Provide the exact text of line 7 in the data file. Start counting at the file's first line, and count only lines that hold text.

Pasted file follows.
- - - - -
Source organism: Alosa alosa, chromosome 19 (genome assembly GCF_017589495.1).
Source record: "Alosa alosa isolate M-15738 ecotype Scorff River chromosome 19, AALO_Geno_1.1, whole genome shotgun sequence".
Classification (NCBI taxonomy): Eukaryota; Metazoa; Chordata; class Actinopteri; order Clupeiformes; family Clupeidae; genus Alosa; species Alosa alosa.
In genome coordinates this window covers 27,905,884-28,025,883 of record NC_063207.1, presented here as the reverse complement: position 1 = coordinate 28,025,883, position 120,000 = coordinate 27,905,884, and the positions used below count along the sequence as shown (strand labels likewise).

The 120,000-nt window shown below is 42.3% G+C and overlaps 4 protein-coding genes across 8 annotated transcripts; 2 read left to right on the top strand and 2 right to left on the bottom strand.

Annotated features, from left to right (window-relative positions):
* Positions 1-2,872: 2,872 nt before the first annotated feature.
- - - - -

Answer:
* Positions 1-2,872: 2,872 nt before the first annotated feature.